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LIFE AIN’T EASY FOR A BOY NAMED SUE Susanne Huber on Casey Kauffmann and John de Leon Martin at Human Resources, LA

"John de Leon Martin and Casey Kauffmann," Human Resources, LA, installation view

"John de Leon Martin and Casey Kauffmann," Human Resources, LA, installation view

Both the inversion of gender norms and the drastically exaggerated performance of those norms have the potential for subversion, as a recent show at Human Resources in LA demonstrates. While Casey Kauffmann’s digital collages revolve around media representations of hyperbolic "femininity," John de Leon Martin’s installation investigates queerness through speculative scenarios and monstrous figurations from the realm of fantastic imaginations. Art historian Susanne Huber analyzes the juxtaposition of these two positions, which differ greatly in their materiality yet share the aesthetic of an abundant compilation of fragments.

Chances are you enter Human Resources’ exhibition space right at the moment when Johnny Cash’s inimitable chant saturates the room. However, this highly distinctive mixture of a tragically outworn macho sensibility and an angry yet romantic parade of the self-declared outcast does not prepare you for what you are about to be plunged into. The lyrics of Cash’s popular take on “A Boy Named Sue,” a song written by the humorist, children’s author, and poet Shel Silverstein, celebrate violence just as much as they demonstrate the privilege of ridicule.

Who can afford the laughter in a world that is rigidly ruled by gender and its concomitant hierarchical orders? A queer band of fairies, wizards, and the like, you will find, literally dangle their lavishly green balls in the face of normative conceptions of gender and sexual identities as excessively displayed in media entertainment. Casey Kauffmann and John de Leon Martin, in their double feature at LA’s Human Resources do, however, take our pleasure seriously. Smirks are being served cross-species, from a sheepishly smiling unicorn in love to the genital delights of a chicken breast, as a closer look at the artworks reveals. In individual yet equally expansive displays, the artists introduce us to seemingly very different visual domains. They aren’t so alien to each other, it turns out; it’s merely that Martin’s belongs to the world of fantasy, and Kauffmann’s might be referred to as cultural imaginary. Lots of imagination is at play in both.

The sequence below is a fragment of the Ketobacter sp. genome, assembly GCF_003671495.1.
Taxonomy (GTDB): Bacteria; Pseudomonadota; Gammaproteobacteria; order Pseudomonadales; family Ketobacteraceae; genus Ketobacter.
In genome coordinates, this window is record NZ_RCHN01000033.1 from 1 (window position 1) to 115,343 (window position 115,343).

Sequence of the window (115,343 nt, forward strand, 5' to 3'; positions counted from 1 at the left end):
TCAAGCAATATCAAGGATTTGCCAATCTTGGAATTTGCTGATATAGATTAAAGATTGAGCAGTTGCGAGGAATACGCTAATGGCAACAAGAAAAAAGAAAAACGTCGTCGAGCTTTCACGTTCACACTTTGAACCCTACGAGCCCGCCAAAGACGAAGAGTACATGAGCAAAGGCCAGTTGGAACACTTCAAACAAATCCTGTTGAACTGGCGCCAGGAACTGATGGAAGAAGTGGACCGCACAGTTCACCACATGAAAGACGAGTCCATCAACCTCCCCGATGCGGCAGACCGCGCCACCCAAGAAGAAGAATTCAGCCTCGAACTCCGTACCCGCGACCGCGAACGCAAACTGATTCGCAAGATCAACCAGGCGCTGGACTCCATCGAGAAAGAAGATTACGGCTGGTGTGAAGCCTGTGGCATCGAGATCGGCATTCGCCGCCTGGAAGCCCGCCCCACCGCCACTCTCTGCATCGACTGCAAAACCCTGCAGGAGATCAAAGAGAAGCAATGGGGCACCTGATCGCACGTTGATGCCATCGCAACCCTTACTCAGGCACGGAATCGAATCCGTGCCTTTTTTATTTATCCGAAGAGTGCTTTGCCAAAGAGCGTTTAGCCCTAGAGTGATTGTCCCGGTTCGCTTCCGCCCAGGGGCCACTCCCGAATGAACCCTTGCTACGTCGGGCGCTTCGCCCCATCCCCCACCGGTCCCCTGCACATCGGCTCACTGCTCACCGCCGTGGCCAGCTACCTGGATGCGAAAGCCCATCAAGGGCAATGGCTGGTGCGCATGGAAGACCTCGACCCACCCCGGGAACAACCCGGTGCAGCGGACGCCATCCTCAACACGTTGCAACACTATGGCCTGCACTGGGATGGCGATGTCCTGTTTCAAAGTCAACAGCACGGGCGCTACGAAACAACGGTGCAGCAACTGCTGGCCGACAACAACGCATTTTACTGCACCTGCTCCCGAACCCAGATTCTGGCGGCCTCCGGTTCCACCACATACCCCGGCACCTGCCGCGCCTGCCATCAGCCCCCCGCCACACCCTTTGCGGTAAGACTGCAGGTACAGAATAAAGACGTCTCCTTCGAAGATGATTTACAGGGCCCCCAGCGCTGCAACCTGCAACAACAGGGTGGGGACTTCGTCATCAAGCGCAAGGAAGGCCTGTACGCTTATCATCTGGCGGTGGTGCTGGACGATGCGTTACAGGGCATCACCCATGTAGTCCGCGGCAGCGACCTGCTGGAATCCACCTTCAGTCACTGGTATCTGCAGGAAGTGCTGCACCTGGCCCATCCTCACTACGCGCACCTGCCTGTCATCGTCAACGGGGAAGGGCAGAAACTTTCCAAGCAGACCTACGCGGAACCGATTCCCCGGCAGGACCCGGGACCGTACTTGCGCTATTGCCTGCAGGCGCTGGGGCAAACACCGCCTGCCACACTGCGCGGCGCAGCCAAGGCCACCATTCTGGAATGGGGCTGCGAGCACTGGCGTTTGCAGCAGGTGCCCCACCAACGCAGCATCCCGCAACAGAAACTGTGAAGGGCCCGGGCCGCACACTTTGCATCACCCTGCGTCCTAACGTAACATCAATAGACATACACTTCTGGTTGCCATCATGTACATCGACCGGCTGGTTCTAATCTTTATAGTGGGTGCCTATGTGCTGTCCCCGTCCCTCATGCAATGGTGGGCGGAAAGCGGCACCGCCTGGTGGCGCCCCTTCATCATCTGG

The Johnny Cash “tribute” is only one detail within an abundant staging of images, visual fragments, and cultural codes and references, which Kauffmann and Martin invite visitors at the Chinatown-located art space to explore. The country-music superstar himself is not even granted much screen time during Kauffmann’s own performance of the song in the central piece of her part of the show, the 18-minute video Knowing Others and Wanting to be Known (2019–ongoing). Rendered as a blurry GIF with sloppy outlines, Cash floats aimlessly (pun welcome, not intended) through a virtual “Wild West” landscape tinted in the deep orange of a majestic sunset.

Opulence is where Kauffmann and Martin meet. Their work is presented in large-scale installations occupying opposite corners of the room, and visitors might feel pleasantly overwhelmed by the profusion of visual stimulation. We face thoroughly composed collages on both sides, which, despite very personal styles, share the durational aesthetics of collecting and thus, an archive. Vast tableaux are materialized on canvas, paper, paint, and passion fruit vines (Martin) as well as on screens and projections (Kauffmann). At the fringes of the artists’ respective realms, they mingle gently and weave into each other’s narratives.

John de Leon Martin, “If You Were a Tree, What Kind of Tree Would You Be?,” 2022

John de Leon Martin, “If You Were a Tree, What Kind of Tree Would You Be?,” 2022

Even if popular media appear to provide a starting for both Kauffmann’s and Martin’s artistic endeavors, from their shared base of personal fascination-obsession with a very specific genre each artist pursues quite particular trajectories. While Kauffmann almost taxonomically mines from the abyss of reality TV and the internet for sites devoted to the embodiments of excessively exaggerated femininity, Martin, in his paintings and drawings, employs the fantasy world of the classic role-playing game Dungeons and Dragons (DND), to cultivate its queer potential from the sultry ponds of gay ephemera and sensibility.

The strong sense of materiality in Martin’s practice becomes obvious not only through the vines adorning the centerpiece of his installation, the Redwood Dryad. Situated in a California landscape by the idiosyncratic sequoia, the mythical creatures reside in our immediate neighborhood. The Redwood Dryad is rendered as a loose triptych; three differently sized oil paintings are surrounded by a plethora of drawings and paintings on paper. While the latter cheerfully traverse the fetish of the canvas as bearer of the truth, the paintings showcase a genuinely painterly attitude. The triad is emphasized by three cartoonish outlines of a mountain, a mushroom, and a tree, executed in broad, light-pinkish brushstrokes on top of the paper works.